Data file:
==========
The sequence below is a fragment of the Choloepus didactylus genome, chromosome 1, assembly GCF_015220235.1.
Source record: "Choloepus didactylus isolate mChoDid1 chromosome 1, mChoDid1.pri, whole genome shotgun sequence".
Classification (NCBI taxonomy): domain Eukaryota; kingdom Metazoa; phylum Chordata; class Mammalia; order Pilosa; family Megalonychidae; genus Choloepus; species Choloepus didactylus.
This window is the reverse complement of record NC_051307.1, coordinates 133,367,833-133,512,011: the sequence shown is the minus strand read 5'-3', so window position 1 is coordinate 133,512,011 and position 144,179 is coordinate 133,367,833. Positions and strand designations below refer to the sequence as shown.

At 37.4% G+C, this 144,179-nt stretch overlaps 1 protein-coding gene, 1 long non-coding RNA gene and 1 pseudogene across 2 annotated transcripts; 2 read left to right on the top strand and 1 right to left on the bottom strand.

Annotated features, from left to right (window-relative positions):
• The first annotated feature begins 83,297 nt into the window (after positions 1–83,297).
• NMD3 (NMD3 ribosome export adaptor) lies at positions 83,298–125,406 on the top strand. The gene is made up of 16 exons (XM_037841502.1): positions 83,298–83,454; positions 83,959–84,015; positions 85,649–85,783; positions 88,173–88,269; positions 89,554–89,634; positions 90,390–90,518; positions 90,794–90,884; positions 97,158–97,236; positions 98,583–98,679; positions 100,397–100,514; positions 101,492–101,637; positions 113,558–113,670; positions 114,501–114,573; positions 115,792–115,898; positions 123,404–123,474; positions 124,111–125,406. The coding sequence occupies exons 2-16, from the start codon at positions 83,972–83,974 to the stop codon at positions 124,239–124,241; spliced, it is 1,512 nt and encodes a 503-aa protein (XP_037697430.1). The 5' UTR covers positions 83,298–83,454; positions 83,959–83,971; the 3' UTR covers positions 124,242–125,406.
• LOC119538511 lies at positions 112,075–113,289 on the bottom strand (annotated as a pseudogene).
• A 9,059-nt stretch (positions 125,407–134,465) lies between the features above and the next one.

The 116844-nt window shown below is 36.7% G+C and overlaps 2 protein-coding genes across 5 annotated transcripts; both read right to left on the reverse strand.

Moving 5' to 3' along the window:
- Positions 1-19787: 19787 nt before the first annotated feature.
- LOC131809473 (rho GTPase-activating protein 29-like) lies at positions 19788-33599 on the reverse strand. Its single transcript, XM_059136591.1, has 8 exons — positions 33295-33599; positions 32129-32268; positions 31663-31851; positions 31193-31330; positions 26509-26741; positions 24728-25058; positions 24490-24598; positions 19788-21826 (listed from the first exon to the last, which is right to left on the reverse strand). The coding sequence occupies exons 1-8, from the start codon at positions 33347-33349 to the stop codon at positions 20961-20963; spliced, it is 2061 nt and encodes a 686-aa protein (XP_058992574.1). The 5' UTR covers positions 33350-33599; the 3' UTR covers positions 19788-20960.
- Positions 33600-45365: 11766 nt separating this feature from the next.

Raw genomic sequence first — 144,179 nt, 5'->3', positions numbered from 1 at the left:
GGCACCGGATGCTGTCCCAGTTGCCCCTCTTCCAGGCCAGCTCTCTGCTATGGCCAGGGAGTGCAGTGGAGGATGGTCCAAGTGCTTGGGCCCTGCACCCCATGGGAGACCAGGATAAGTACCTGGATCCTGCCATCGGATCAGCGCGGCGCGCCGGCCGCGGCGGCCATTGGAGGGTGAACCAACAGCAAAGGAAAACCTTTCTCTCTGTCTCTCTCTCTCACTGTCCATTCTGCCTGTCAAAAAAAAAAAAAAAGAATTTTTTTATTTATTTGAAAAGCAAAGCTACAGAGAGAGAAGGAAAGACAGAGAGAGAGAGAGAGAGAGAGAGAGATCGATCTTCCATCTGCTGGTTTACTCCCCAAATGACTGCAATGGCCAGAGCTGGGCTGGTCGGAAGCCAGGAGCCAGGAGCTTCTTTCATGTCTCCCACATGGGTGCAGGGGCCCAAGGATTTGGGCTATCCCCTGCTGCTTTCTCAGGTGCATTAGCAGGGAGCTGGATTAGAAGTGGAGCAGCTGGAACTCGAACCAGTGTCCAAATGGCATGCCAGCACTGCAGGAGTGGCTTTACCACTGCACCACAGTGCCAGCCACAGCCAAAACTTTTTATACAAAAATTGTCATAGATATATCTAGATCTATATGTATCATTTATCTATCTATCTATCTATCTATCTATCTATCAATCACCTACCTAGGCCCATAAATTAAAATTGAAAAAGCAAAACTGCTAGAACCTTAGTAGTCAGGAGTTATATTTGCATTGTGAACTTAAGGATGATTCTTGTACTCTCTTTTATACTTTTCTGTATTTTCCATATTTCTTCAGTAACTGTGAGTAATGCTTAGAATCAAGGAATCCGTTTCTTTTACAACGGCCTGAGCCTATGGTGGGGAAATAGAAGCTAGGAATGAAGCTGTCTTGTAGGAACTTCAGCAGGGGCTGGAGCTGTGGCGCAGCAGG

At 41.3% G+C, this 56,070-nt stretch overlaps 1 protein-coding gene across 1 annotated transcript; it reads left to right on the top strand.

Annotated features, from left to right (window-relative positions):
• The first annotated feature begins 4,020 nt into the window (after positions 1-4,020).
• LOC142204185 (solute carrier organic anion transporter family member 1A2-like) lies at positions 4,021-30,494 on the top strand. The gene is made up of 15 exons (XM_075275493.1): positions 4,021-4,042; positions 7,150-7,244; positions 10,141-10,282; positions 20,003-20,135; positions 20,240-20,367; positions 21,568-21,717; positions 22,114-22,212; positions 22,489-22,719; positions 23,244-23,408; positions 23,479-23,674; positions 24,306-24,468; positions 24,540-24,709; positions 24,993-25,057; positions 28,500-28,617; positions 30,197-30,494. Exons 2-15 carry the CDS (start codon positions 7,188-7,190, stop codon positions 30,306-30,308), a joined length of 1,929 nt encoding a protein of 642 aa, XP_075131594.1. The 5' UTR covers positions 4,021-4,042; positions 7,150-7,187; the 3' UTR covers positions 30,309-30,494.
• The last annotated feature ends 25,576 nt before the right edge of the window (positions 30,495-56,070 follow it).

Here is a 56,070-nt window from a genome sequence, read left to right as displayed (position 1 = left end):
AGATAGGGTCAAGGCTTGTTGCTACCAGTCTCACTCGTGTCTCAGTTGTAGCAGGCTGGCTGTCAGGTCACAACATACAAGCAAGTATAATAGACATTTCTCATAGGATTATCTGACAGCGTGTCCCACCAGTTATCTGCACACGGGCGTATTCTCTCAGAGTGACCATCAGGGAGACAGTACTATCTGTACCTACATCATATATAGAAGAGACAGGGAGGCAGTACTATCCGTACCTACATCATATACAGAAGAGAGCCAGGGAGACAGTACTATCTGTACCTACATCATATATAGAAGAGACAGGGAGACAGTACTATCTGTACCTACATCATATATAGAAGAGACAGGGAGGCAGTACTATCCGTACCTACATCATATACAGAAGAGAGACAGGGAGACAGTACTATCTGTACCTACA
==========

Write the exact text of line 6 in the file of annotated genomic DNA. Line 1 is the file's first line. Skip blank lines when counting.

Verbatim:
Annotated features, from left to right (window-relative positions):